This Old Garden


| 5/2/2017 10:14:00 AM


farm signI spent this morning working in my greenhouse separating tomato seedlings. I can never seem to throw any of them away when I thin them out. I carefully re-pot each one and hope for the best; I usually manage to save most of them. Then, when it comes time to transfer them into the garden beds, I am overrun and have a terrible time choosing the ones I want to keep. I always give the rest away to friends.

tomatoes
My tomato starts.

For a few years now, my husband and I have been doing raised beds. We fenced an area directly off of my picnic area and have built the beds a year at a time. Greg puts the composter in the frame and, when spring comes, simply opens the hatch and dumps the compost into the new frame. Then we finish it out with mushroom compost from the local grocery store. It’s a far cry from the way we gardened when I was a child. I often wonder what my Dad would think.

My garden today
My garden today.

Daddy grew up in the Depression Era. They grew or hunted all of their food. He learned to work in the garden as a small child, and consequently he was one of the most successful gardeners I've ever known. He planted by the signs of the moon and tilled the soil with an old-fashioned plow.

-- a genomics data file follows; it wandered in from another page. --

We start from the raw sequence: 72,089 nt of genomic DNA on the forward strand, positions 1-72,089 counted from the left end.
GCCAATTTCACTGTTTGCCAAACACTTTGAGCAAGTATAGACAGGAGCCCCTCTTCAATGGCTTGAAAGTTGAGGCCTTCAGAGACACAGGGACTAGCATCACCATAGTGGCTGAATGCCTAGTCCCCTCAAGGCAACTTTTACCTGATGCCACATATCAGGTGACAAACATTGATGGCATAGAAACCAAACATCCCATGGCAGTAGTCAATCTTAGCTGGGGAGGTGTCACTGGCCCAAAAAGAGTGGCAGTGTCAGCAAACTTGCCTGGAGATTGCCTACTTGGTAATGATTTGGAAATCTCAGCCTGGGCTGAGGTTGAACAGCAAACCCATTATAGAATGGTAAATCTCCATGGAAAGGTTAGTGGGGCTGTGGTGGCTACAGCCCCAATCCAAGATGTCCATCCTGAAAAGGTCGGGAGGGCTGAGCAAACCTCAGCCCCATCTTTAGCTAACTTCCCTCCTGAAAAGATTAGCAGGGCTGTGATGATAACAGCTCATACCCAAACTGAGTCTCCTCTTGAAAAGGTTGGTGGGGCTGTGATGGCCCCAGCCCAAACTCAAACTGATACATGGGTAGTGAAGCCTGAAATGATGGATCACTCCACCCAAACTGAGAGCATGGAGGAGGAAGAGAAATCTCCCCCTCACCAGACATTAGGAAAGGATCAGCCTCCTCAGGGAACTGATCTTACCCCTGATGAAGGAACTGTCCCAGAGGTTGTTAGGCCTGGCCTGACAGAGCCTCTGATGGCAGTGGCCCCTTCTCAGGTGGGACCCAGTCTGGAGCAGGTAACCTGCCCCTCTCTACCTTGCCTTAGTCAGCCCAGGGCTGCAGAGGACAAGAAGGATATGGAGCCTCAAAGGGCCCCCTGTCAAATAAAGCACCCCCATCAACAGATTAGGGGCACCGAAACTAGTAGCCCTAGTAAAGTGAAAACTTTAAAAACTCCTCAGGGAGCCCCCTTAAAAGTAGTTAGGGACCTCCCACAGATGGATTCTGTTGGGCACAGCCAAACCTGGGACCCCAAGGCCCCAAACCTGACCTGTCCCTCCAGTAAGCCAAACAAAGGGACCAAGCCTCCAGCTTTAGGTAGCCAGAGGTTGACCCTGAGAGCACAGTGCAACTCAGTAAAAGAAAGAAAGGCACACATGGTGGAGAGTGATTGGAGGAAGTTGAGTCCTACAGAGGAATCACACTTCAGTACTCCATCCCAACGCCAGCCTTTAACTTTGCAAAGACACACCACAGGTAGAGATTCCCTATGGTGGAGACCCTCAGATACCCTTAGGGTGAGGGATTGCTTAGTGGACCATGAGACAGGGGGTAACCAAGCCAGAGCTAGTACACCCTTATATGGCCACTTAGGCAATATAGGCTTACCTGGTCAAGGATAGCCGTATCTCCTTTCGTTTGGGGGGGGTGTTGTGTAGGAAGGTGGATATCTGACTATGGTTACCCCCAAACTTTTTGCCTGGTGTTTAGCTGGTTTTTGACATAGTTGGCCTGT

All of my life, Daddy kept a donkey for plowing. Usually the inevitable name was Kate or Jenny, except for one male donkey who was christened Jack. I used to love sitting for hours watching him work his way back and forth across the garden. I learned the names of all the equipment, and when I was old enough, he would let me help to harness the donkey out. I still have all of that harness equipment carefully stored away in our barn.



Subscribe today

Capper's FarmerWant to rediscover what made grandma’s house the fun place we all remember? Capper’s Farmer — the newly restored publication from the rural know-how experts at Grit.com — updates the tried-and-true methods your grandparents used for cooking, crafting, gardening and so much more. Subscribe today and discover the joys of homemade living and homesteading insight — with a dash of modern living — that makes up the new Capper’s Farmer.

Save Even More Money with our automatic renewal savings plan!

Pay now with a credit card and take advantage of our automatic renewal savings plan. You save an additional $6 and get 4 issues of Capper's Farmer for only $16.95 (USA only).

Or, Bill Me Later and I'll pay just $22.95 for a one year subscription!




Facebook Pinterest Instagram YouTube Twitter

Free Product Information Classifieds